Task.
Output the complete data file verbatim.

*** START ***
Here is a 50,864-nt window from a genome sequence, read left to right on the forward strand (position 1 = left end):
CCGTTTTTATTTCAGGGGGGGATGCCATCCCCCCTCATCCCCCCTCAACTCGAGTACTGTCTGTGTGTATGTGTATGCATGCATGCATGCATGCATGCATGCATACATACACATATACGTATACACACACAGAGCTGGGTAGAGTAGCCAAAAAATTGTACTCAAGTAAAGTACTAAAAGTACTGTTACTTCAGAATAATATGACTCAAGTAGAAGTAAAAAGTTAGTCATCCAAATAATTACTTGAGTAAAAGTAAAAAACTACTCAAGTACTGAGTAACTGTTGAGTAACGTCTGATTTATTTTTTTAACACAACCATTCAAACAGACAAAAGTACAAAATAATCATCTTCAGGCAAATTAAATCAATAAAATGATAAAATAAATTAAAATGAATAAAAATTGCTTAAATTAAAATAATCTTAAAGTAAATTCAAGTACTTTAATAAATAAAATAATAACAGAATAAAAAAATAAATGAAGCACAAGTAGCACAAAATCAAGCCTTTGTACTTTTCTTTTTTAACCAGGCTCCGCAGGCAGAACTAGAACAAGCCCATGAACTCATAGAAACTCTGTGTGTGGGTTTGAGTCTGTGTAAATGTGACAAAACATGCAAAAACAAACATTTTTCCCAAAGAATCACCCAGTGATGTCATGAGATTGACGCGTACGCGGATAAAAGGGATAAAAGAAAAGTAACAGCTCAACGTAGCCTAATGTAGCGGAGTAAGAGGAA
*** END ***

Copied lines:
Here is a 50,864-nt window from a genome sequence, read left to right on the forward strand (position 1 = left end):
CCGTTTTTATTTCAGGGGGGGATGCCATCCCCCCTCATCCCCCCTCAACTCGAGTACTGTCTGTGTGTATGTGTATGCATGCATGCATGCATGCATGCATGCATACATACACATATACGTATACACACACAGAGCTGGGTAGAGTAGCCAAAAAATTGTACTCAAGTAAAGTACTAAAAGTACTGTTACTTCAGAATAATATGACTCAAGTAGAAGTAAAAAGTTAGTCATCCAAATAATTACTTGAGTAAAAGTAAAAAACTACTCAAGTACTGAGTAACTGTTGAGTAACGTCTGATTTATTTTTTTAACACAACCATTCAAACAGACAAAAGTACAAAATAATCATCTTCAGGCAAATTAAATCAATAAAATGATAAAATAAATTAAAATGAATAAAAATTGCTTAAATTAAAATAATCTTAAAGTAAATTCAAGTACTTTAATAAATAAAATAATAACAGAATAAAAAAATAAATGAAGCACAAGTAGCACAAAATCAAGCCTTTGTACTTTTCTTTTTTAACCAGGCTCCGCAGGCAGAACTAGAACAAGCCCATGAACTCATAGAAACTCTGTGTGTGGGTTTGAGTCTGTGTAAATGTGACAAAACATGCAAAAACAAACATTTTTCCCAAAGAATCACCCAGTGATGTCATGAGATTGACGCGTACGCGGATAAAAGGGATAAAAGAAAAGTAACAGCTCAACGTAGCCTAATGTAGCGGAGTAAGAGGAA